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Dynamic interpretation of XML trees

IP.com Disclosure Number: IPCOM000021448D
Original Publication Date: 2004-Jan-19
Included in the Prior Art Database: 2004-Jan-19
Document File: 2 page(s) / 53K

Publishing Venue

IBM

Abstract

Disclosed is a method for dynamically interpreting XML data, based on two principles. First, for each unknown XML namespace or node type, the XML interpreter will fetch a piece of code or library that can process it. Second, the handler of node will provide the interpreter the address of the next node to be interpreted, hence defining the way the interpreter parses the XML tree.

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Dynamic interpretation of XML trees

Disclosed is a method for dynamically interpreting XML data. Today, a software that interprets XML data statistically knows about the XML format it handles: a routine or a portion of code describes what action should be taken for each XML node. This works well when the XML file only contains node of a certain kind, which the application knows about. But increasingly, XML trees include many different flavors of XML data (namespaces), and it is often impossible to predict all namespaces that will be used. When an application finds an unknown XML node or namespace, it has no other choice than ignoring it. The solution exposed below provides a dynamic processing paradigm for XML, based on two principles. First, for each unknown XML namespace or node type, the XML interpreter will fetch a piece of code or library that can process it. Second, the handler of node will provide the interpreter the address of the next node to be interpreted, hence defining the way the interpreter parses the XML tree.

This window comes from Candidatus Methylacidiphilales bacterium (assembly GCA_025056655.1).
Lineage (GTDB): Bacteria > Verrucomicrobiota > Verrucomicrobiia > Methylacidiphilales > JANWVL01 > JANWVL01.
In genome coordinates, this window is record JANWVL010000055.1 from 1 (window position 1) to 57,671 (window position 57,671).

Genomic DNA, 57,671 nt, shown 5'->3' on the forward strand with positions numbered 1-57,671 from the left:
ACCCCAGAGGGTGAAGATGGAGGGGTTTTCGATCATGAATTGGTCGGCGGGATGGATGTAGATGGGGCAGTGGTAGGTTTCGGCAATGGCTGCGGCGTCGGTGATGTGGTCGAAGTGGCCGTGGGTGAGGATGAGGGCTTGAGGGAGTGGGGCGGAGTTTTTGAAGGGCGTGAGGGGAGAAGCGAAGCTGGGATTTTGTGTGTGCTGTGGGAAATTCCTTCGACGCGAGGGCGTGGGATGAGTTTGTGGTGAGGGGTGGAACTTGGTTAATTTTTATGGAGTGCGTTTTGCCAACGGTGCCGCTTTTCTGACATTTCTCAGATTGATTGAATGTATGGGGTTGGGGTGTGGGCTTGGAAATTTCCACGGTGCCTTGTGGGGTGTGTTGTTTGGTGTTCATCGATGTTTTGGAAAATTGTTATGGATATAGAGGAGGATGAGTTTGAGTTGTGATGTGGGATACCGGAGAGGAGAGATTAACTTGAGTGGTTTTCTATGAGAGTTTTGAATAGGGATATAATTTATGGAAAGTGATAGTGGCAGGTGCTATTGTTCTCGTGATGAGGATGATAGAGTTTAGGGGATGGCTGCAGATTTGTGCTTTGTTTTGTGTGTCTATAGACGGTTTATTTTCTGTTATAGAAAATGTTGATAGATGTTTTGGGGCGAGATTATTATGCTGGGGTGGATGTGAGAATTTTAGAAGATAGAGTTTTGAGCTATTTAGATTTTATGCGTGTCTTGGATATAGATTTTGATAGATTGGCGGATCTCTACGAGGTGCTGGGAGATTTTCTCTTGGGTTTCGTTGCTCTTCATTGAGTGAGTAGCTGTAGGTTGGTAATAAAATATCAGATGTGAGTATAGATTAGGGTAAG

We define an "XML shell" with the following recursive behavior:

When given a node to interpret (e.g. <svg xmlns="http://www.w3.org/2000/svg">...</svg>), the shell inspects the namespace of the node and determines the URL associated with that namespace (e.g. http://www.w3.org/2000/svg). It checks in an hash table if it has a handler for that node. If not, it retrieves from the namespace URL a dynamic library that handles that namespace (e.g. http://www.w3.org/2000/svg/default.so) and updates its hash table. It then looks within the dynamic library for the symbol with the node name (e.g. "svg") and calls the associated routine giving it the XML node address pointer as an argument. After being executed, this routine returns the address to a new XML node to be interpreted. The process is then repeated untill the shell is provided a NULL address, which makes it stop.

The prototype of a node handler is the following one:

xmlNodePtr handler(xmlNodePtr node);

The handler takes a node pointer as an argument and returns the address of the next XML node to be processed.

Suppose for instance that we have the following XML tree:

<X xmlns="http://address1/">

<Y xmlns="http://address1/">

<W xmlns="http://address1/" />

<Z xmlns="http://address2/" /> </X>

After parsing the XML tree into memory, the shell would start by checking the first node X with namespace "http://address1/". It connects to the internet and retrieves the dynamic l...